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In a ideal world should everyone get paid the same ammount per hour for the job they do?
or do you believe some people are worth more? Please explain why you think this is a good or bad idea.
Supplement from 06/08/2008 11:41am:
forgot to say I am making the assumption that in an "ideal world" surly training would be free to those who wanted to do a trade for the love of a job.

asked in jobs, wages, worth



wumpus answers:

Bad idea!

Why would anybody train for years to become a doctor, dentist, or any other skilled profession, when they could earn the same working as a street sweeper?

Actually the street sweeper would earn more, because they'd be earning while the doctor is still training...


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rasputin1309 answers:

No one starts off in life worthmore than anyone else - however, how they develop clearly has an impact on how much they are "worth". People should not all be paid the same - equally jobs are all worth different things - the ease with which I could become a roadsweeper makes it infinitely less "valuable" than the difficulty that I would face in becoming a vet or doctor. The sad thing is that some jobs which are worth diddly squat end up earning their employees zillions - anything in the City for example - what on earth do they do that is productive other than line their own pockets - now news has reached us that much of the rise in oil prices is due to city speculation rather than supply difficulties. City workers disoplay such awful parasitic tendencies.


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robinsamuels answers:

Training being available free is irrelevent. The level of ability required to some jobs is so much greater than to do others.

I spent a month in Cuba last year. The taxi drivers earn more than the doctors, a crazy situation. But, I have never been to a country where I felt more relaxed and comfortable, even in the roughest part of town. Also, the attitude of the people was great, I'm pretty sure that all of those who aren't happy have already left. There is a great feeling of national pride, something lacking in most countries.

Is a brain surgeon worth more than the cleaner who cleans the OR? Our system at the moment says that he is, but look at all the fuss over cleaning standards in hospitals. The cleaner, through lack of care, can kill a patient far easier than most doctors in the hospital!


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hdtg answers:

I dont think an hour of one persons life is worth any more or any less than anothers. its no good having brain surgeons without the builders to construct the hospitals, the cleaners to clean them, the theatre staff, the people who assemble all the electronic equiptment, the roadworkers who ensure he/ she can get to work and so the list goes on.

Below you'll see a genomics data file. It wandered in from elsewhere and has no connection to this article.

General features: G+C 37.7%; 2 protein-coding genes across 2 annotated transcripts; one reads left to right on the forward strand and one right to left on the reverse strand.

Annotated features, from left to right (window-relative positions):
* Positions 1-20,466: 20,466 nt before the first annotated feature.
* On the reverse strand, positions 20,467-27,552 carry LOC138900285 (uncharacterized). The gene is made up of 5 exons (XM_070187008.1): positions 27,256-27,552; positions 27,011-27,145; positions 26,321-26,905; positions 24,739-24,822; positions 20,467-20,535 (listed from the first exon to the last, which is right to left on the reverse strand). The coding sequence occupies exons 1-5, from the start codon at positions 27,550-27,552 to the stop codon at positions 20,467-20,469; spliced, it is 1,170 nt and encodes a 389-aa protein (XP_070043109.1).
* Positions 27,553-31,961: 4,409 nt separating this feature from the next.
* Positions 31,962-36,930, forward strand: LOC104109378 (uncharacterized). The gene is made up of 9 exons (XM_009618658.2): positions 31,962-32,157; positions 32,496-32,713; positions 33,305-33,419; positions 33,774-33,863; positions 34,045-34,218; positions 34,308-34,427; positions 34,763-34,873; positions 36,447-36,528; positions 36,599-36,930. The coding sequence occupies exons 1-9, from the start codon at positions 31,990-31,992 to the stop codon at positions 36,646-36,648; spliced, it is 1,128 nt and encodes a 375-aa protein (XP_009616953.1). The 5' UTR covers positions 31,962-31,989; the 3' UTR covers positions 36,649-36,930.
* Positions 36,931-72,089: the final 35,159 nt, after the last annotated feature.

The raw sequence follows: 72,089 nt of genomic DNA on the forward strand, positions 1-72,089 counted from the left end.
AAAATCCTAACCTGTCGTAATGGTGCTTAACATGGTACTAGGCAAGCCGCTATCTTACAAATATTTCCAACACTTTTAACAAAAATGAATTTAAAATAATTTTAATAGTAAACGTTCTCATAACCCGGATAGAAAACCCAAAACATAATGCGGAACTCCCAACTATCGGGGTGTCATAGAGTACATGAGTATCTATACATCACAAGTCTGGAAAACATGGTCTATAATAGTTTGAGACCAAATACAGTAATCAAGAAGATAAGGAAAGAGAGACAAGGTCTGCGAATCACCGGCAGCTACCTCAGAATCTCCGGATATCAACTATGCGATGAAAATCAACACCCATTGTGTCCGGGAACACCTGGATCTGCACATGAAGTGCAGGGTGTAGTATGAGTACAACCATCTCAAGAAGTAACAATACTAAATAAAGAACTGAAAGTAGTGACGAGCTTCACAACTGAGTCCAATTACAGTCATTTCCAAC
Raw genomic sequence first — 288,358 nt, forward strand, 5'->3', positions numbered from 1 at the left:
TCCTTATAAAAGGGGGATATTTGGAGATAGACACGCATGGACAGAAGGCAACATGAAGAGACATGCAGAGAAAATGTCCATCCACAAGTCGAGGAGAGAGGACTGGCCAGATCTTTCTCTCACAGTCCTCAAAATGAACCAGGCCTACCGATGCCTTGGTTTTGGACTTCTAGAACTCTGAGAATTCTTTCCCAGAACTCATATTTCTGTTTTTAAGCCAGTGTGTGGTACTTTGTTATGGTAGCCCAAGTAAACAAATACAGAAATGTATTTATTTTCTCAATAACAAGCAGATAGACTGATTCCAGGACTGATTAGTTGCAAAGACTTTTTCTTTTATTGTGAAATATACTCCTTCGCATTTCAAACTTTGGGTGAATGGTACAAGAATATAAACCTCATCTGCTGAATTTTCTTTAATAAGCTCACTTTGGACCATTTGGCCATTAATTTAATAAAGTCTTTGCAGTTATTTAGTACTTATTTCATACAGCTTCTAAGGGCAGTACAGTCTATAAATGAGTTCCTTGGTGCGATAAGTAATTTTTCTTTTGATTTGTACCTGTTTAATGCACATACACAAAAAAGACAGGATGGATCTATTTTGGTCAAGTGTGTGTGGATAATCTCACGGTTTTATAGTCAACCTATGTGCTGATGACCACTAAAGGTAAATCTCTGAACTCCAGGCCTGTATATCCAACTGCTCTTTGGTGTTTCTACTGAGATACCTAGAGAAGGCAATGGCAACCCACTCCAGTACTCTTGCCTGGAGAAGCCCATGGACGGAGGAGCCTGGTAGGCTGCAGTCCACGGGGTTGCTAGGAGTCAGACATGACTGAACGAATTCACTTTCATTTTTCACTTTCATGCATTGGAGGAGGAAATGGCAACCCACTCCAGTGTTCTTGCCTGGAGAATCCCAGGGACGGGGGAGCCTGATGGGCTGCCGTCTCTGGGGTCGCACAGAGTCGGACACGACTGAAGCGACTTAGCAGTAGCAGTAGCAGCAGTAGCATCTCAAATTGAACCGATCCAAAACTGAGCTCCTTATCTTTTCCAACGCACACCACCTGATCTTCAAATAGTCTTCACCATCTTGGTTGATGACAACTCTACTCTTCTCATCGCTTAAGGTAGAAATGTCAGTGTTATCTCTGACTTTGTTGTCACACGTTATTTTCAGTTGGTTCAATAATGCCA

When a person works for a wage they are selling their life to someone else for someone elses benefit. Nobodys life is of greater or lesser value.
People would still train to be doctors or other needed professionals if they earned as everyone else did while training (which I think would be fair as they would be trainning to perform a needed service.)


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KentPDG answers:

Why is that ideal? Sounds grossly unfair to me, and it is a sure de-motivator for one to become more skillful and more productive.

There may be some jobs where the actions are repetitive and the rate of action is controlled by the machinery -- such as filling cartons with bottles coming off a packaging line. In that case, all of the carton-fillers would be doing the same work at the same pace, and there would be some argument for paying all of them the same wage. but even then, there would be no recognition or reward for having done the job, perhaps for years, to differentiate one employee from another.

Unions of course force wage contracts such that all workers in a given job are paid the same; but there are always different worker grades in such jobs, with different pay rates. People advance from one grade to the next based on merit, or on seniority. And often, there are productivity bonuses put into the union pay scales, so that the best workers can get paid more for higher output.

There are lots of jobs where people are paid on piecework rates. Everyone is doing the same task, but some do it much faster than others. For example, I used to have a large apple orchard. All the pickers got so many cents per bushel picked. Those who worked slowly didn't make much money. Those who picked apples with both hands, and scurried up and down the ladders, and hustled over to their bin each time their basket got filled, would make a lot of money.

The opportunity to be paid more, because one works harder or is a better producer, is an enormous motivation for workers. Taking that away from them, by having uniform pay for all, destroys any possiblity that th e work force will ever improve.


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